Forum for Science, Industry and Business

Sponsored by:     3M 
Search our Site:

 

Negative stereotypes about aging may shorten your life by affecting will to live

29.07.2002


Positve self-perceptions of aging may influence longevity more than other health factors

Even if we are not aware of them, negative thoughts about aging that we pick up from society may be cutting years off our lives, according to Becca Levy, Ph.D., the lead researcher of a study conducted at Yale University’s Department of Epidemiology and Public Health. The study found that older people with more positive self-perceptions of aging, measured up to 23 years earlier, lived 7.5 years longer than those with less positive self-perceptions of aging. The findings appear in the August issue of the Journal of Personality and Social Psychology, published by the American Psychological Association (APA).

The 7.5 year higher longevity for those with the more positive attitudes toward aging remained even after other factors were taken into account, including age, gender, socioeconomic status, loneliness and overall health. "The effect of more positive self-perceptions of aging on survival is greater than the physiological measures of low systolic blood pressure and cholesterol, each of which is associated with a longer lifespan of four years or less," said the study authors. "It is also greater than the independent contributions of lower body mass index, no history of smoking, and a tendency to exercise, each of these factors has been found to contribute between one and three years of added life."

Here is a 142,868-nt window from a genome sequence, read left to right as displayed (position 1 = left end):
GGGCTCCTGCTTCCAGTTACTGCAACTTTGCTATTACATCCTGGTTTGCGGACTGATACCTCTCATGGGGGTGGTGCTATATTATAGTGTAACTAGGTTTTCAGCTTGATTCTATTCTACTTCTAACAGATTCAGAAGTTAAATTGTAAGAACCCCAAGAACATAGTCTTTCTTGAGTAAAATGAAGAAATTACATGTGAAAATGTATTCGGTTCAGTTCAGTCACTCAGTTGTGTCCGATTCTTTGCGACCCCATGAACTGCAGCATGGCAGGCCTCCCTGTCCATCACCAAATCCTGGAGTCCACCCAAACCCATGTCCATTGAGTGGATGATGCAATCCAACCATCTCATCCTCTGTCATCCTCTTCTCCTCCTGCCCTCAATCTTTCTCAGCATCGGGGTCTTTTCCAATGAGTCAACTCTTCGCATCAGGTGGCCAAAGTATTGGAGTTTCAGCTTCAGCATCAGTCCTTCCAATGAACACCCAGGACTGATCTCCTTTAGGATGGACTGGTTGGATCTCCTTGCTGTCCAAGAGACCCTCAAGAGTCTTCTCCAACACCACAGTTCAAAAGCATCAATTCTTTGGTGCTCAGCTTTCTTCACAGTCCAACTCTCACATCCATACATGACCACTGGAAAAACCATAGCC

Using information from 660 participants aged 50 and older from a small town in Ohio who were part of the Ohio Longitudinal Study of Aging and Retirement (OLSAR), Dr. Levy and her co-authors, Martin D. Slade, MPH and Stanislav V. Kasl, Ph.D., of Yale University and Suzanne Kunkel, Ph.D., of Miami University of Ohio, compared mortality rates to responses made 23 years earlier by the participants (338 men and 322 women). The responses included agreeing or disagreeing with such statements as "As you get older, you are less useful."

In the same study, the researchers also find that the will to live partially accounts for the relationship between positive self-perceptions of aging and survival, but does not completely account for difference in longevity. Another factor likely involved, according to the researchers, is cardiovascular response to stress, which Dr. Levy’s earlier research has shown can be adversely affected when elderly persons are exposed to negative stereotypes of aging.

These negative views of aging can operate without older people’s awareness, say the researchers, because they are thought to be internalized in childhood and unlikely to be consciously evaluated as we get older.